The Future for Investors (2005) by Jeremy Siegel
The first half of this book presents some interesting historical analyses of stock market returns for all the companies in the S&P 500 index since its inception. There are a few surprising and perhaps counterintuitive results. For example, if you invested in a new rapidly-growing company and in a mature slow-growing company, which one would give you the greater long-term return? You might think that the rapidly-growing company would be the better investment, but you might be wrong. The reason is that rapidly-growing companies tend to be overvalued (e.g., have high P/E ratios), which means you are paying a premium for that growth, which reduces the magnitude of your return compared with a slow-growing but undervalued company. This is especially the case for IPOs, with historical data showing that the majority of IPOs perform worse than the rest of the market, in part because they quickly become overvalued. This part of the book also addresses the tech bubble from a decade ago and discusses how dividend stocks can protect you in a down market. The second half of the book looks to the future and the looming issues associated with baby boomers retiring. I found this part of the book less interesting and more speculative. In a nutshell, the author thinks that problems arising from the North American "age wave" will be offset by the economic rise of younger developing countries in Asia and South America.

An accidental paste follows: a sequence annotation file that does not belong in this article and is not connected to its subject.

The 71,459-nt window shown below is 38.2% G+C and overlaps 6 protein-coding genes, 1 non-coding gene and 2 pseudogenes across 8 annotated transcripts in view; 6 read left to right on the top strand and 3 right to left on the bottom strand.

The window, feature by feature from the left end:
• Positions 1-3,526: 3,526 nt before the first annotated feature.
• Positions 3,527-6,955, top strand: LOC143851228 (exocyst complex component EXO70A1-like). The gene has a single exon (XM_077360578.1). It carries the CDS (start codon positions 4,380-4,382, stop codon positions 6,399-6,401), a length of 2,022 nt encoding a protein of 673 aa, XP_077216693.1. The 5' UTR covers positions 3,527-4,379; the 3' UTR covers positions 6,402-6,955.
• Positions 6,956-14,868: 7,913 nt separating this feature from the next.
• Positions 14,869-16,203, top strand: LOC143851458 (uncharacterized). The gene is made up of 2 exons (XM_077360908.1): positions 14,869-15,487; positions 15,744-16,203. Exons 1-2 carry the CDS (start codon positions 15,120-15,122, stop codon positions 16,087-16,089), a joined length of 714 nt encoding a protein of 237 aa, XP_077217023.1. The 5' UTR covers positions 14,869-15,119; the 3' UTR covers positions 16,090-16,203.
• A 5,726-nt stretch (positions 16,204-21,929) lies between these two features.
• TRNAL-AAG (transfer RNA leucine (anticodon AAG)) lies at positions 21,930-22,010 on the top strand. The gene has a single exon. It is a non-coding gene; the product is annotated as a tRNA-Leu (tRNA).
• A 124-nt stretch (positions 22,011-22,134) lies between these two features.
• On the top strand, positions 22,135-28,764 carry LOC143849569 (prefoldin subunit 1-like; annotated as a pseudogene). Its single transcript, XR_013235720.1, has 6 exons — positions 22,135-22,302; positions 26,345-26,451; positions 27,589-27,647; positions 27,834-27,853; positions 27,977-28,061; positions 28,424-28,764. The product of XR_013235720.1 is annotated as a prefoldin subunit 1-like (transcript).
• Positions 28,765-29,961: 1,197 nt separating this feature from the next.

Note: I read this book in September 2011.
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